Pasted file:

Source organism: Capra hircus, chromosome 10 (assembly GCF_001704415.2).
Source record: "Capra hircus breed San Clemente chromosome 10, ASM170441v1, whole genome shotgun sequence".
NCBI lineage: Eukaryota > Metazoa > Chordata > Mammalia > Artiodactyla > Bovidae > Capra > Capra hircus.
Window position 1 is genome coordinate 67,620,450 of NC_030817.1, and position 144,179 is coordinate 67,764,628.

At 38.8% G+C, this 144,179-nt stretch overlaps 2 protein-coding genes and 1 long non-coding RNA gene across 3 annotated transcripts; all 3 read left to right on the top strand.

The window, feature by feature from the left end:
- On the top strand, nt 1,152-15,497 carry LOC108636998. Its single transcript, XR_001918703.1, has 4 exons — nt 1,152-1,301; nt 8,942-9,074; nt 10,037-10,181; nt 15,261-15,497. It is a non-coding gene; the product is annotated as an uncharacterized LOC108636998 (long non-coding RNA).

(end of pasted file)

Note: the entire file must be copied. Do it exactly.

Source organism: Capra hircus, chromosome 10 (assembly GCF_001704415.2).
Source record: "Capra hircus breed San Clemente chromosome 10, ASM170441v1, whole genome shotgun sequence".
NCBI lineage: Eukaryota > Metazoa > Chordata > Mammalia > Artiodactyla > Bovidae > Capra > Capra hircus.
Window position 1 is genome coordinate 67,620,450 of NC_030817.1, and position 144,179 is coordinate 67,764,628.

At 38.8% G+C, this 144,179-nt stretch overlaps 2 protein-coding genes and 1 long non-coding RNA gene across 3 annotated transcripts; all 3 read left to right on the top strand.

The window, feature by feature from the left end:
- On the top strand, nt 1,152-15,497 carry LOC108636998. Its single transcript, XR_001918703.1, has 4 exons — nt 1,152-1,301; nt 8,942-9,074; nt 10,037-10,181; nt 15,261-15,497. It is a non-coding gene; the product is annotated as an uncharacterized LOC108636998 (long non-coding RNA).